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Using Routers

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A router is a woodworking tool used to rout out (hollow out) an area in the face of a piece of wood. It was a tool particularly used by pattern makers and staircase makers and consisted of a broad-based wooden hand plane with a narrow blade projecting well beyond its base plate gaining it the nickname Old Woman's Tooth. Since about 1960, it has been replaced by the modern spindle router, which was designed for the same work, although the first electric hand routers appeared in the years just after World War I. Further refinement produced the plunge router, invented by Elu (now part of DeWalt) in Germany in the late 1940s. This is even better adapted for many types of work. Today, traditional hand-powered routers are often called router planes. Modern routers are often used in place of traditional moulding planes or spindle moulder machines for edge decoration (moulding) of timber. Related to the router, is a smaller lighter version designed specifically for trimming laminates. It can be used for smaller general routing work. For example with an appropriate jig it can be used for recessing door hinges and recessing lock faceplates etc.

The widespread use of routers is based on their ability to perform an extensive range of smooth finishing and decorative cuts.

Your safety in operating a router starts with an understanding that it operates at a very high speed - in the 20,000 RPM range. Ranging from15 to 25 times faster than a drill.

Always wear safety goggles or safety glasses with side shields
complying with current national standard, and a full face shield
when needed. Use a dust mask in dusty work conditions. Wear
hearing protection during extended periods of operation.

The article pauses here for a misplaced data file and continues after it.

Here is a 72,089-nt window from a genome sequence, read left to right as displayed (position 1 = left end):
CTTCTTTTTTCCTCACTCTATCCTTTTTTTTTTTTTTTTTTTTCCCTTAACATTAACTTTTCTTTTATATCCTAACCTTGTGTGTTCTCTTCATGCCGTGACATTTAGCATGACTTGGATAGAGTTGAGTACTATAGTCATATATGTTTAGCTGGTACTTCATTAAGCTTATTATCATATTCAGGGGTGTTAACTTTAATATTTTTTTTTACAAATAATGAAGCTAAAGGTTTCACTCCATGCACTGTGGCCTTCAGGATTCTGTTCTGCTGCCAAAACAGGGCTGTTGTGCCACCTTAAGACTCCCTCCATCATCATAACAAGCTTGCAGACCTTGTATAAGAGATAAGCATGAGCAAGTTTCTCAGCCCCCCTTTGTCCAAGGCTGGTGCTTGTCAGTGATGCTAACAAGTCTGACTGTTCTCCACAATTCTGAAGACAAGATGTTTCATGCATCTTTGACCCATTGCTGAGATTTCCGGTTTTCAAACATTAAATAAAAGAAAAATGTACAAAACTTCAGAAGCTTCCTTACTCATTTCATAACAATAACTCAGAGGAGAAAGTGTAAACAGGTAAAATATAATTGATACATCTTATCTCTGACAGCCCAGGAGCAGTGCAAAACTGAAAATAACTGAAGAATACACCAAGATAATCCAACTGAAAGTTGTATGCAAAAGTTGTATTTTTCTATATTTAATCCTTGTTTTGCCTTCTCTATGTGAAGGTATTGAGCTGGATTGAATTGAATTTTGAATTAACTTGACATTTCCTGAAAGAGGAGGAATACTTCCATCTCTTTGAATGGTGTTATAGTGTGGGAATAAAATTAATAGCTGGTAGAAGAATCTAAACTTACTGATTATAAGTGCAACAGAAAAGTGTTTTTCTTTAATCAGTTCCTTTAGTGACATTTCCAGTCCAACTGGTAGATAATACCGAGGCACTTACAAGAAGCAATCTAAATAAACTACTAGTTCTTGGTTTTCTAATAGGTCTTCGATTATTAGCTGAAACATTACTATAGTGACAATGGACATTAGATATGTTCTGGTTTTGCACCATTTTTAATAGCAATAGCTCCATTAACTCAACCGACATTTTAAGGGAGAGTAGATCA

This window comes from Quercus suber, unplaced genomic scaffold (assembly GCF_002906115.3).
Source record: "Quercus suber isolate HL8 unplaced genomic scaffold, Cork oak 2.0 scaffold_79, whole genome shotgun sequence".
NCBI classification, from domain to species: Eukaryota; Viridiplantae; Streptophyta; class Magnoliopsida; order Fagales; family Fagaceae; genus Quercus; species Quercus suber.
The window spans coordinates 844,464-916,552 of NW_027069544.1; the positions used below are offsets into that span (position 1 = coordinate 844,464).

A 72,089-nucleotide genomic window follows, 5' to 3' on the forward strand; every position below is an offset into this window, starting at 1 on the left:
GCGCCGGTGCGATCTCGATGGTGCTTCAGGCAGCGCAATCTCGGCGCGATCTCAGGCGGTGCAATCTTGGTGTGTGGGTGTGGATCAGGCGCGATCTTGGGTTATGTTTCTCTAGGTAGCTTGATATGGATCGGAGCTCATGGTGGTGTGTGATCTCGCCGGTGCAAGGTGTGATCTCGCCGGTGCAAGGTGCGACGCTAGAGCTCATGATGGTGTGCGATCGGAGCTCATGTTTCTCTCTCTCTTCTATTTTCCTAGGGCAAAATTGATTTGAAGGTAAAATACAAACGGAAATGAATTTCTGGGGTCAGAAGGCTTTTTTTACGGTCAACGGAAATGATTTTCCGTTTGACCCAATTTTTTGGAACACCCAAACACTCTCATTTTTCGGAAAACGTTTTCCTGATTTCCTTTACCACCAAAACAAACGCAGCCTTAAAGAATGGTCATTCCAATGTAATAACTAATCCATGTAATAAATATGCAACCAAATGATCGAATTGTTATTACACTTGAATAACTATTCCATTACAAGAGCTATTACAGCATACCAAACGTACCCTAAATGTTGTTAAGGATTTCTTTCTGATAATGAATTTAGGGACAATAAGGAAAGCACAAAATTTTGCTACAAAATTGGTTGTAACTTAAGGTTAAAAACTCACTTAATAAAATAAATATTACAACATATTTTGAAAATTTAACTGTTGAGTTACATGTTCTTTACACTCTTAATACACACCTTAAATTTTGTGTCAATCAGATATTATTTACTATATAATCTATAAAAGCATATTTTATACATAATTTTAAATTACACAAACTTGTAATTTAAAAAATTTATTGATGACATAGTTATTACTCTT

Do not wear gloves, loose clothing, jewelry or any dangling objects that may catch in rotating parts or accessories. Tie back long hair.

Install router bits securely, and according to the owner/operators manual.

Always use the wrenches provided with the tool.

Keep a firm grip with both hands on your router at all times -
failure to do so could result in loss of control, leading to possible serious injury.

Read your operators manual carefully regarding laminate trimmers and other small routers that are used one-handed.

Always face the cutter blade opening away from your body.

When starting a router equipped with carbide tipped bits, the router should be started beneath a work bench to protect operator from a possible flying cutter should the carbide be cracked.

Hold only those gripping surfaces of the router designated by the manufacturer. Check your owner/operators manual.

If your router is equipped with a chip shield, keep it properly

Keep your hands away from bits or cutter areas when the router is plugged in.

Do not reach underneath the work while bits are rotating. Never attempt to remove debris while the router is operating.

Always disconnect the plug from the electrical outlet before
changing bits or making any adjustments. If you are changing a bit immediately after use, be careful not to touch the bit or the collet with your hands or fingers. They could get burned because of heat build-up from cutting.

Your desired cutting depth adjustments should be made only
according to the tool manufacturer's recommended procedures for these adjustments. Tighten adjustment locks. Make certain that the cutter shaft is engaged in the collets at least 1/2 in. Check your owner/operators manual carefully.

Be certain to secure clamping devices on the work piece you are using before operating your router.

The switch should be in the ''off '' position before plugging into the power outlet.

For greater control, always allow the motor to reach full speed
before feeding the router into the work.

Never force a router.

When removing a router from your work piece, always be very
careful not to turn the base and bit toward you.

Unplug and store your router immediately after use.

A router can inflict serious injury in the hands of children or
the untrained.